"The free play of art is the result of mastery. " --Ernst Fischer, The Necessity of Art

"Children are likely to live up to what you believe of them." --Ladybird Johnson

"...a well-trained ear, a well-trained intelligence, a well-trained heart, and a well-trained hand...." --Zoltan Kodaly


Choosing how to respond

So the climate at my school is pretty tense right at the moment.

Actually, in the entire town. Hmm, perhaps in the entire country. For the parts of it that have to deal with school budgets and program cuts, anyway.

I'm noticing that there seem to be two primary choices: worry, and talk in tightly-knit groups powered by negative, stressful energy. Or worry, and not talk about it at all.

What about another response?

What about NOT worrying, and choosing to work on the challenges and joys inherent in today?

What about attributing to each person or group involved, the best of all possible motives? Even if it's quite possible that the motives are mixed, how about responding by giving everyone--including the state financial decision-makers--responding by using Zander's idea of 'giving them an A"? (Zander and Zander, "The Art of Possibility". Great book.)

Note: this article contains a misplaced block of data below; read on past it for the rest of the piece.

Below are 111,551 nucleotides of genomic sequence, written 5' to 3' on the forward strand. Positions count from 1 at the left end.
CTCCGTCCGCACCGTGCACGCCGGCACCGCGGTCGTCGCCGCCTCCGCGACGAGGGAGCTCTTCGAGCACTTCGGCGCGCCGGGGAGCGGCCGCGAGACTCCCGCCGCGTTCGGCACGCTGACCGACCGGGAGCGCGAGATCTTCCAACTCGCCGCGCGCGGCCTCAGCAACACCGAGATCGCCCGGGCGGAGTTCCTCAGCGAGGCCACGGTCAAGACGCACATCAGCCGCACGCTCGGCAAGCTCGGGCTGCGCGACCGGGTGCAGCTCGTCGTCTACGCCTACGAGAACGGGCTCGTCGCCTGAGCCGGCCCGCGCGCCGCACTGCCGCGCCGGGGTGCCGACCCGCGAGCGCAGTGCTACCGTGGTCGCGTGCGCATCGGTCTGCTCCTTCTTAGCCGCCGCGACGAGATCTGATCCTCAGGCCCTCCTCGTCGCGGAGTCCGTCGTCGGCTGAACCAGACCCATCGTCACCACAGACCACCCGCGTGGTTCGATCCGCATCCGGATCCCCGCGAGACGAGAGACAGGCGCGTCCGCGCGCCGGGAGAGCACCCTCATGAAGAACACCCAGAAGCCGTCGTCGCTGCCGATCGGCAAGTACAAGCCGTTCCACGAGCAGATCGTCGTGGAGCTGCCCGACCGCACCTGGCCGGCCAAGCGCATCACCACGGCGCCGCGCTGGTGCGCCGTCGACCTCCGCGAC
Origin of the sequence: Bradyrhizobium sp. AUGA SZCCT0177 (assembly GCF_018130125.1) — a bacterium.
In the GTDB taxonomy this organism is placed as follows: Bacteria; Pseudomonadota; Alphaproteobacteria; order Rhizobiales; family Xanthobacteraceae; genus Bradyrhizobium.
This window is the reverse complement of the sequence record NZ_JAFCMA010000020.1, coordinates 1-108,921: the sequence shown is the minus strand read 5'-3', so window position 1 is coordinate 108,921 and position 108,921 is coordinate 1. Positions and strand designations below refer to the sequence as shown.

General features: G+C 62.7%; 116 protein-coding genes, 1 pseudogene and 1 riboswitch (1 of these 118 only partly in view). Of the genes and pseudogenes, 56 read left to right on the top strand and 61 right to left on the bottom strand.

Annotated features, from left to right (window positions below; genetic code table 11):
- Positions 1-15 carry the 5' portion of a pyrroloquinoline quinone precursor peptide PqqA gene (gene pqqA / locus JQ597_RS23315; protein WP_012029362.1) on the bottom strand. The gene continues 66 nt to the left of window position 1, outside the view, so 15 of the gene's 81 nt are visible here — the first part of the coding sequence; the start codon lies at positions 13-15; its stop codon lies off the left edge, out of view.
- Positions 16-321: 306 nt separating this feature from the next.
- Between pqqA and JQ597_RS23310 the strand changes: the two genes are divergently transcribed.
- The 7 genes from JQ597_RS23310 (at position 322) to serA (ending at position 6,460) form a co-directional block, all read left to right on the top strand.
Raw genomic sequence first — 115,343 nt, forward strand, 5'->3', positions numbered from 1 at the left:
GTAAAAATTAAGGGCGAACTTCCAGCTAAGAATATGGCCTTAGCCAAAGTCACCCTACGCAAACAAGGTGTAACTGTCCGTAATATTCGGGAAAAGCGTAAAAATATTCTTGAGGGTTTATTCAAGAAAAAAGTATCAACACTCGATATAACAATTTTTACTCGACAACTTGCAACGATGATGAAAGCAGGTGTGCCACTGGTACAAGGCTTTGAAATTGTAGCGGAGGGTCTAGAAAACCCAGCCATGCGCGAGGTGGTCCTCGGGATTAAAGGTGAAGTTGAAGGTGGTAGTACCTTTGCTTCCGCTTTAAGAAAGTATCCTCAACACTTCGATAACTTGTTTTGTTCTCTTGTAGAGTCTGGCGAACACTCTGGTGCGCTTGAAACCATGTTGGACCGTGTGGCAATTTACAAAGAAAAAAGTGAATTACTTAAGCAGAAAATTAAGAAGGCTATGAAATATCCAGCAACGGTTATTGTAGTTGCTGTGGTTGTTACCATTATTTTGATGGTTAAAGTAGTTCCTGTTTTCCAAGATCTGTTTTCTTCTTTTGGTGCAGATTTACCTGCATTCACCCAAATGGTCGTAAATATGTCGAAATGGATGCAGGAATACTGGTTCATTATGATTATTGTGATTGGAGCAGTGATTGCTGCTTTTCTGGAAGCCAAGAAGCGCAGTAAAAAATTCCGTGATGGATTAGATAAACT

What would we lose? What would we gain? And how much more energy and joy would we bring to each day if we chose to respond to difficult situations by viewing them with the clear realization that this is a chance to practice the kinds of skills which build good character?

I'm not sure of the answers--and I'm mostly just asking myself this, here. But I intend to try this out. I intend to remain in focus on meeting each day's challenges with cheerfulness, and to choose to respond to any negative talk with a healthy, independent steadiness.

How about you? Do you ever face difficult situations in your work? I'd love to hear other good ways of responding-- and it's good to know that other people are working on this, too. I guess instead of 'misery loves company' we could say that 'good energy loves company'. What do you think?

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